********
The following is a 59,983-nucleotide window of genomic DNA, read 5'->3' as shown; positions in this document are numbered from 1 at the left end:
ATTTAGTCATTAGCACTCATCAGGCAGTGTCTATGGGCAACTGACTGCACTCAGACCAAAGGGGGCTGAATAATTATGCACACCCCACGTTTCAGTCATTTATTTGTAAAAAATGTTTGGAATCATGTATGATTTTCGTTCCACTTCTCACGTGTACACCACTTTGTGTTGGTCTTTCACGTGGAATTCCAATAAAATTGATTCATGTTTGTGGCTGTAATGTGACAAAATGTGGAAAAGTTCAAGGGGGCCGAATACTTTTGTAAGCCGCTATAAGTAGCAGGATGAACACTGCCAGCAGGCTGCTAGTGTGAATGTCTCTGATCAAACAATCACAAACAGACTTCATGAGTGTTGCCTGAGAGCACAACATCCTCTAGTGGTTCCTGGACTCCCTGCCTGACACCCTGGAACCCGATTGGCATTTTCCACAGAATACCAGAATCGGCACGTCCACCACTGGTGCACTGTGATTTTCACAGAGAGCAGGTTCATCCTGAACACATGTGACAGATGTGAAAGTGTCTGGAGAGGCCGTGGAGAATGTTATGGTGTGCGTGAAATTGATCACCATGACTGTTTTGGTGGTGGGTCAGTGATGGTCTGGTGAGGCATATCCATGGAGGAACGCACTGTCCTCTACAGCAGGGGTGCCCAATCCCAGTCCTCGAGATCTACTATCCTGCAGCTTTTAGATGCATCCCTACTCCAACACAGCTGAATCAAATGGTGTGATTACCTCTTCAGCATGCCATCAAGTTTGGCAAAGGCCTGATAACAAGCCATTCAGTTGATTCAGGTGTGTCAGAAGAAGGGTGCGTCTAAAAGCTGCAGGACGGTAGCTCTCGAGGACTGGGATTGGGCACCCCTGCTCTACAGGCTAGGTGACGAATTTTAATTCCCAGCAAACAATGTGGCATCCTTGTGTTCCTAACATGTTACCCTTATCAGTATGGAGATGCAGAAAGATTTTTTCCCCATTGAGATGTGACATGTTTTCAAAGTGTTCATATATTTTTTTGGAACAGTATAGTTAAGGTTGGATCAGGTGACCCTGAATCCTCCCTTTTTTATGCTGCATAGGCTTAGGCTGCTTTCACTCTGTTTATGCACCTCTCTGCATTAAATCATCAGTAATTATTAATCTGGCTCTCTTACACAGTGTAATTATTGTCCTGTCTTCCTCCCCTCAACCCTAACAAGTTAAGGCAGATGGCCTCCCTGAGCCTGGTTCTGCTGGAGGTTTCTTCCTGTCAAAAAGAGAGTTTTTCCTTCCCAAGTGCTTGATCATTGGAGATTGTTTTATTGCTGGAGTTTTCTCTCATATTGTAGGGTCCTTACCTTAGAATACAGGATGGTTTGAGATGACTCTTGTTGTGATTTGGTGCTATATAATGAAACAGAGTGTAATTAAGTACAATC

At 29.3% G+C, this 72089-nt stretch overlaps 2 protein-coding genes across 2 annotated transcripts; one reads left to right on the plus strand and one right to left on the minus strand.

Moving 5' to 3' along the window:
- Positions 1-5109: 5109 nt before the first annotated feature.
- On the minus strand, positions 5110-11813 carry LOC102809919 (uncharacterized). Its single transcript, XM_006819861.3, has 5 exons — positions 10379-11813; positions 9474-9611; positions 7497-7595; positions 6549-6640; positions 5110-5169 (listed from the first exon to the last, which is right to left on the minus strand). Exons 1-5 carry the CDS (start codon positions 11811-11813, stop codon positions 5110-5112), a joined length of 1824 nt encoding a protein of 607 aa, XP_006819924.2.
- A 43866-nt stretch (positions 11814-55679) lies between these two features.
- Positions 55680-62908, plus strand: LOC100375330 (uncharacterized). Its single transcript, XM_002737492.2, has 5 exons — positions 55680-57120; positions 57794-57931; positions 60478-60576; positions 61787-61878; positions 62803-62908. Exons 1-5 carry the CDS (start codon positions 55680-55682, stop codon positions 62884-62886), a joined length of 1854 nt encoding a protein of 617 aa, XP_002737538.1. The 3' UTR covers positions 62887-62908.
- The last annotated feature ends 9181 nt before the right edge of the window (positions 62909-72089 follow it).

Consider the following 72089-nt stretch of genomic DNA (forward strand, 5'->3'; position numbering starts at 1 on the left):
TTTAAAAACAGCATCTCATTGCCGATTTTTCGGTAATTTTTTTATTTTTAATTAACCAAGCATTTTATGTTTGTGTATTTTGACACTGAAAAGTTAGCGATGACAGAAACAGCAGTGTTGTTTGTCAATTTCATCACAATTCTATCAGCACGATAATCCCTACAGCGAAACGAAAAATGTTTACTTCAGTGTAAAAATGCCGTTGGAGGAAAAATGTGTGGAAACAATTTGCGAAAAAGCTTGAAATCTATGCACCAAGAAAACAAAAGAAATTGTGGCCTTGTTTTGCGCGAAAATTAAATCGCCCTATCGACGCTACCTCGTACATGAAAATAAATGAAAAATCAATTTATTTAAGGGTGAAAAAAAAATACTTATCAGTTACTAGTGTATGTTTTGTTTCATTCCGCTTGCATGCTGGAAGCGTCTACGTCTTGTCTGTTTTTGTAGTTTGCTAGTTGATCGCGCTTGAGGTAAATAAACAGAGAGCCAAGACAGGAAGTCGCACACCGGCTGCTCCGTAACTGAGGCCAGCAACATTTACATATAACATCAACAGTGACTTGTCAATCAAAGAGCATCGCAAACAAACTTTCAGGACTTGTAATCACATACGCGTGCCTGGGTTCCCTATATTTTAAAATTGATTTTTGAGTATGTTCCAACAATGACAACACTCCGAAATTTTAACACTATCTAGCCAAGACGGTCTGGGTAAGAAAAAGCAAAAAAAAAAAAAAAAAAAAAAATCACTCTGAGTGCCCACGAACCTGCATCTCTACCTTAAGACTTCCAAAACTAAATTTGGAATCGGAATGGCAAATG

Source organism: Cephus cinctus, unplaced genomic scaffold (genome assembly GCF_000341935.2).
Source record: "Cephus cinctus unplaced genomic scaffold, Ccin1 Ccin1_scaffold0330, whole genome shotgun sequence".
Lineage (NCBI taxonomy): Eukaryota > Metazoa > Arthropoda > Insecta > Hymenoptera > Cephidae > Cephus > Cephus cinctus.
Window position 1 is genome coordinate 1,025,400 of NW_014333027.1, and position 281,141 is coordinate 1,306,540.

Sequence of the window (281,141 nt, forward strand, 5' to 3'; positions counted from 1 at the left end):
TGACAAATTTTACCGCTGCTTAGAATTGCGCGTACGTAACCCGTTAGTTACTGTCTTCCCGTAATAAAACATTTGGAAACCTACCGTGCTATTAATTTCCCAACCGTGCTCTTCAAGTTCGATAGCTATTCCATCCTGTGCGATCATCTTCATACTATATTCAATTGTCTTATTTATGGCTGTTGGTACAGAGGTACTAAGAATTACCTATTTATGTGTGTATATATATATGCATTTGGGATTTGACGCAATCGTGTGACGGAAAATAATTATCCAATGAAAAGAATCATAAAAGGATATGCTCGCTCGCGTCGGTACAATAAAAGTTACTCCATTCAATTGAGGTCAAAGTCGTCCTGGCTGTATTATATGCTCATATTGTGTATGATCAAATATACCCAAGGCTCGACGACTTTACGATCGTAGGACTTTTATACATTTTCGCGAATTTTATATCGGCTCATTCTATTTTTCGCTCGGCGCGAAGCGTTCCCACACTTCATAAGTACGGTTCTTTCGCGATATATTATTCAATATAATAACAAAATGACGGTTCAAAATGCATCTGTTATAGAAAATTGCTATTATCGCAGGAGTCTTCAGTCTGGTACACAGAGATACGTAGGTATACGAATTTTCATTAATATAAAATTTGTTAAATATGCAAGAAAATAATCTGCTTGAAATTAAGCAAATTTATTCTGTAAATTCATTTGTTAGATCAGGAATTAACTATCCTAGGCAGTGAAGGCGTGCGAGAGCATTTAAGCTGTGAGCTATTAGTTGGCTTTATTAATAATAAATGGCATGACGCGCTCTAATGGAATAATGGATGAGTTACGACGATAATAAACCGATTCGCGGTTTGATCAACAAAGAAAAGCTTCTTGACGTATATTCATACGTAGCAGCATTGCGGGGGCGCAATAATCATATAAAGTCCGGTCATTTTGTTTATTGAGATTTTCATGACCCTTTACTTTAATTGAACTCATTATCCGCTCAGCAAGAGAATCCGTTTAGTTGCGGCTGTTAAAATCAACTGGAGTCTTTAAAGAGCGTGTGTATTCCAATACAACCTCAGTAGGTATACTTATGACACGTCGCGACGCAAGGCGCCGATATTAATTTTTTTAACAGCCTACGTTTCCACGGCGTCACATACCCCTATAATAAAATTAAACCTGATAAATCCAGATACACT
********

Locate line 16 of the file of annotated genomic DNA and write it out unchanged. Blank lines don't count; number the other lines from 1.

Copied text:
Sequence of the window (281,141 nt, forward strand, 5' to 3'; positions counted from 1 at the left end):